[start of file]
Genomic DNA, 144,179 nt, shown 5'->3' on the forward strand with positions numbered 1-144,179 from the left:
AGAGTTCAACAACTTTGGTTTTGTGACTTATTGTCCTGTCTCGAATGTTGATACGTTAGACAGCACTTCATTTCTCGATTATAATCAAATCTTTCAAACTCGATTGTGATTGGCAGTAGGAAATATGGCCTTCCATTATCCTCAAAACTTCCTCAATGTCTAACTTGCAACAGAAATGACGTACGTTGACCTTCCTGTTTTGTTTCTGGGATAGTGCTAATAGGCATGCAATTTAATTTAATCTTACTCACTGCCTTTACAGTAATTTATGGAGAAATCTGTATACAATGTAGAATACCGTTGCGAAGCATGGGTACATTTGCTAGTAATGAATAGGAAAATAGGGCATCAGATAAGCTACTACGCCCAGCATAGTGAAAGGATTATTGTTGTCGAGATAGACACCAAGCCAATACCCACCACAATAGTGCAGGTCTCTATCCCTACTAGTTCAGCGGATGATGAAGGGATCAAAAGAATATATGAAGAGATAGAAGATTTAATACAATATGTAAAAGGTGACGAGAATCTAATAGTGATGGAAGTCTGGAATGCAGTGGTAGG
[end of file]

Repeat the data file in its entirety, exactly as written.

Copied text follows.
Genomic DNA, 144,179 nt, shown 5'->3' on the forward strand with positions numbered 1-144,179 from the left:
AGAGTTCAACAACTTTGGTTTTGTGACTTATTGTCCTGTCTCGAATGTTGATACGTTAGACAGCACTTCATTTCTCGATTATAATCAAATCTTTCAAACTCGATTGTGATTGGCAGTAGGAAATATGGCCTTCCATTATCCTCAAAACTTCCTCAATGTCTAACTTGCAACAGAAATGACGTACGTTGACCTTCCTGTTTTGTTTCTGGGATAGTGCTAATAGGCATGCAATTTAATTTAATCTTACTCACTGCCTTTACAGTAATTTATGGAGAAATCTGTATACAATGTAGAATACCGTTGCGAAGCATGGGTACATTTGCTAGTAATGAATAGGAAAATAGGGCATCAGATAAGCTACTACGCCCAGCATAGTGAAAGGATTATTGTTGTCGAGATAGACACCAAGCCAATACCCACCACAATAGTGCAGGTCTCTATCCCTACTAGTTCAGCGGATGATGAAGGGATCAAAAGAATATATGAAGAGATAGAAGATTTAATACAATATGTAAAAGGTGACGAGAATCTAATAGTGATGGAAGTCTGGAATGCAGTGGTAGG